In the past year, we've seen an explosion in article page design pushing the envelope in terms of beautiful, rich, storytelling. I won't even mention the article from The New York Times that started the craze (it rhymes with "snowball") because now there are so many. These new article pages are telling stories through big images, videos, animations, transitions, interactive elements and, of course, compelling journalism. Recent favorites includeRolling Stone's "Greenland Melting," ESPN Grantland's Alaskan Iditarod profile " Out in the Great Alone" and, since these aren't all about snow and ice, Pitchfork's ode to Daft Punk, "Machines for Life." (And just in, The New York Times' latest mega feature The Jockey hit the virtual newsstands this week.) These page designs are great for getting lost in a storyline and driving one-time visitors, but they don't do a great job of creating a relationship with the reader or recommending the next article to read.
If that is one extreme, the opposite extreme is much worse. These are the article pages that are trying too hard to drive the site's features down your throat. They recommend so much content it becomes meaningless. They are constantly trying to get you to sign up or follow. These sites, far too common on the Internet, treat the story as secondary. They do not honor the reader or the content. I love Mashable, but does it really have to put the whole home page underneath every article, including infinite scroll? Bleacher Report should know that I only occasionally read sports media, but every time I visit this site, I get a huge modal request to follow.Digiday goes so far as to ask if a certain CafeMom page is the worst page on the Internet.
Time was, your typical media site would spend 80 percent of design and engineering resources on the home page and just 20 percent on the article pages. If you haven't noticed, those days are long over. In today's Internet world, visitors arrive at a site through the side door, namely via search, social or a referring link, and land directly on the article page. This means that the article pages, in addition to telling a great story, also have to perform the functions of a home page: They have to position the brand, set the site tone, merchandise content and calls to action, and even capture an email to ensure future touch points. Every page is a new home page (and also still an article page).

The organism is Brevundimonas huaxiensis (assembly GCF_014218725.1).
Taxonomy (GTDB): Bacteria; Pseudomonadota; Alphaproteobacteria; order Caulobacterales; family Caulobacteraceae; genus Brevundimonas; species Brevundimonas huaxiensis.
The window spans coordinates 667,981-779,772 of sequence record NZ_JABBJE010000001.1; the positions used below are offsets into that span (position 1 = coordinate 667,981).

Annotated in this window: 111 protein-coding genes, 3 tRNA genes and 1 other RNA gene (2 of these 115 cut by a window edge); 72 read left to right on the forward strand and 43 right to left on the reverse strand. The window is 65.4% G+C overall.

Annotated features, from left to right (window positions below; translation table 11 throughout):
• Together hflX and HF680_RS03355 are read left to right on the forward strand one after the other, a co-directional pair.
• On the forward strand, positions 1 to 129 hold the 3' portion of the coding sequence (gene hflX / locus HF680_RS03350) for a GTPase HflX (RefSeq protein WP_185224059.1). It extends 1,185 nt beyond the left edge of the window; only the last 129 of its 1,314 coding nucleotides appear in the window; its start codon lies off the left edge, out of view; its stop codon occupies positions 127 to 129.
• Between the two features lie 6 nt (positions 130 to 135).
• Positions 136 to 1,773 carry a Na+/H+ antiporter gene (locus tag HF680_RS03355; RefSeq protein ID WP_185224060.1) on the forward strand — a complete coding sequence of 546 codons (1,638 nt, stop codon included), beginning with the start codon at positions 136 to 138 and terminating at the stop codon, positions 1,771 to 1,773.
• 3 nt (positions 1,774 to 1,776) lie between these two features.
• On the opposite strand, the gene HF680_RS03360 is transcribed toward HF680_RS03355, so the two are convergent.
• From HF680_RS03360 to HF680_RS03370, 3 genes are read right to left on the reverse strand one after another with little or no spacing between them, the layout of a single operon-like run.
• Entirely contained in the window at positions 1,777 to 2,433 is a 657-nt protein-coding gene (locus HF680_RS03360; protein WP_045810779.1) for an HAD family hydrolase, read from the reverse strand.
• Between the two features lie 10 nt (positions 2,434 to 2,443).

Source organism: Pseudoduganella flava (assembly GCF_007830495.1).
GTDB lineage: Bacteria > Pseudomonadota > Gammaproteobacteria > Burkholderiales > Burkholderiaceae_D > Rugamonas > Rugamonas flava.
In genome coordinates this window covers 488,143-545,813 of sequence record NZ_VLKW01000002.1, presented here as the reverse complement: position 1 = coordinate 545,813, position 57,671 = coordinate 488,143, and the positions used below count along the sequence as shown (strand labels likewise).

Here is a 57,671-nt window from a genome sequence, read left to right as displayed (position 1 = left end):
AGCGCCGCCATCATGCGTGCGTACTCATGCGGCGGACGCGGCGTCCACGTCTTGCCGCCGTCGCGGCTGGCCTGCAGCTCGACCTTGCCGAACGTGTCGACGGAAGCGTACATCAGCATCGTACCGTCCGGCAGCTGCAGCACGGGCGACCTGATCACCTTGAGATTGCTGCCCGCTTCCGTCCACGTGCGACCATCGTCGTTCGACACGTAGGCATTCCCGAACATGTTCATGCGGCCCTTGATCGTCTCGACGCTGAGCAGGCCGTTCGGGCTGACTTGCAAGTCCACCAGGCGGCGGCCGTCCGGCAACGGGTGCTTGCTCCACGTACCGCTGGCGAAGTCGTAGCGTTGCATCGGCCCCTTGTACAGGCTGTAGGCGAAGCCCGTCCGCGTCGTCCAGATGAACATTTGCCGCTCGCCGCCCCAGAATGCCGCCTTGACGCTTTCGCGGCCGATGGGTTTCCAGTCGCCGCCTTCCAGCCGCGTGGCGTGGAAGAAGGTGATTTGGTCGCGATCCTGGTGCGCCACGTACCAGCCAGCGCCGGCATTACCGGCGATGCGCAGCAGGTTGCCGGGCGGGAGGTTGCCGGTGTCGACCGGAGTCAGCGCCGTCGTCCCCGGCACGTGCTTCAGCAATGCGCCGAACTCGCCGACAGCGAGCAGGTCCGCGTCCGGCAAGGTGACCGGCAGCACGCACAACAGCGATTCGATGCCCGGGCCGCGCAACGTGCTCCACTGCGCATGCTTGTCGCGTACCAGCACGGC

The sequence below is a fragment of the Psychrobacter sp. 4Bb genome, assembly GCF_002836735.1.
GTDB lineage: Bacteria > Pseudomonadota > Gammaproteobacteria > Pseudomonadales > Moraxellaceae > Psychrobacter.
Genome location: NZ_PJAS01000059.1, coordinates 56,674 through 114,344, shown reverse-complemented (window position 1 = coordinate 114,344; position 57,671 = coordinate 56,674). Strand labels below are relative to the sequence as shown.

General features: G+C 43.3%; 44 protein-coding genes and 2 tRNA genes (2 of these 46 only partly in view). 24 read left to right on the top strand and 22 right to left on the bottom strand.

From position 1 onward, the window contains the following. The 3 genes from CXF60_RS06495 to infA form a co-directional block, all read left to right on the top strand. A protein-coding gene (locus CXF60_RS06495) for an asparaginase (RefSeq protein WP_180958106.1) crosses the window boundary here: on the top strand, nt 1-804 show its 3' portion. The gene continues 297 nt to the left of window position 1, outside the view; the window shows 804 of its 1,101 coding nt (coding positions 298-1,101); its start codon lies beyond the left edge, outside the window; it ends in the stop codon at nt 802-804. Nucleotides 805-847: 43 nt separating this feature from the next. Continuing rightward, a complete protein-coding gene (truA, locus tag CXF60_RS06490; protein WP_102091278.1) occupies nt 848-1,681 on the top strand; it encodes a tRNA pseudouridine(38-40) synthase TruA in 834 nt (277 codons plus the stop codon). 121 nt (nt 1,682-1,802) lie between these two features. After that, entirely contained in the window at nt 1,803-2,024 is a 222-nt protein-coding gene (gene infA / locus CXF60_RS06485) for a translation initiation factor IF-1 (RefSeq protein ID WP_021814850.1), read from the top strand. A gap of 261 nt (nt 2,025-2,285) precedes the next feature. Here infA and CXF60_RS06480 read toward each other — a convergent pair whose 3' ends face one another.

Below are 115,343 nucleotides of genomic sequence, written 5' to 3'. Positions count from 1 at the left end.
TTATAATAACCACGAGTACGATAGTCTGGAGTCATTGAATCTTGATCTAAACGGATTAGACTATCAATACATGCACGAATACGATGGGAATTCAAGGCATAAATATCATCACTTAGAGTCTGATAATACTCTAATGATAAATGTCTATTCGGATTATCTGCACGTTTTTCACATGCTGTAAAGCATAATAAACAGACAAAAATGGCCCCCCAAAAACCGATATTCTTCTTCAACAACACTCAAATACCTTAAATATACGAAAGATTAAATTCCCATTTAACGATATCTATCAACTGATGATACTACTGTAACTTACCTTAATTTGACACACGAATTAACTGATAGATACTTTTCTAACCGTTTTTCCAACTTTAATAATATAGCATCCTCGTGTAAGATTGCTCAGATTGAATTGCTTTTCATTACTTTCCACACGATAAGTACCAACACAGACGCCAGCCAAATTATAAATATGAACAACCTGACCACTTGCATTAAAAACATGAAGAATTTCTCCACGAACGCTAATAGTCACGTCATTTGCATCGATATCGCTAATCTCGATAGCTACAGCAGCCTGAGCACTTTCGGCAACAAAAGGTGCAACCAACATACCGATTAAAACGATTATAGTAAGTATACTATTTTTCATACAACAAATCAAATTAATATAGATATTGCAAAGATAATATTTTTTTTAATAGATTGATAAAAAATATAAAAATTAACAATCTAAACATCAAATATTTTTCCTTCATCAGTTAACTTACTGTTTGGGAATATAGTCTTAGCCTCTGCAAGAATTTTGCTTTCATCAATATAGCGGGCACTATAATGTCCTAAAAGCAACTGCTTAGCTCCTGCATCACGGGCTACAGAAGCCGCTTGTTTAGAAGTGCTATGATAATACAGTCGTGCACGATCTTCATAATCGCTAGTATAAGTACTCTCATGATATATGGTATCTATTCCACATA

If the article page (or every page) is the new home page, publishers must find the design balance between the intentions of an article page and a home page. This is a big goal for us at Say Media. On one of our tech sites, ReadWrite, we've been trying out several different article page designs over the past 14 months. We're not done yet, but we think we are honing in on that right balance. Here are a few things we've learned:
The media business is going through a massive transformation as it digitizes. For media properties to thrive, it is time to stop thinking about sites as top-down, home-page–led destinations and start thinking about the article page as your brand's first chance at a potential relationship with a new reader.
John Vars is vice president of product at Say Media. Follow him on Twitter @johnv .
[Image credit: Daft Punk ]
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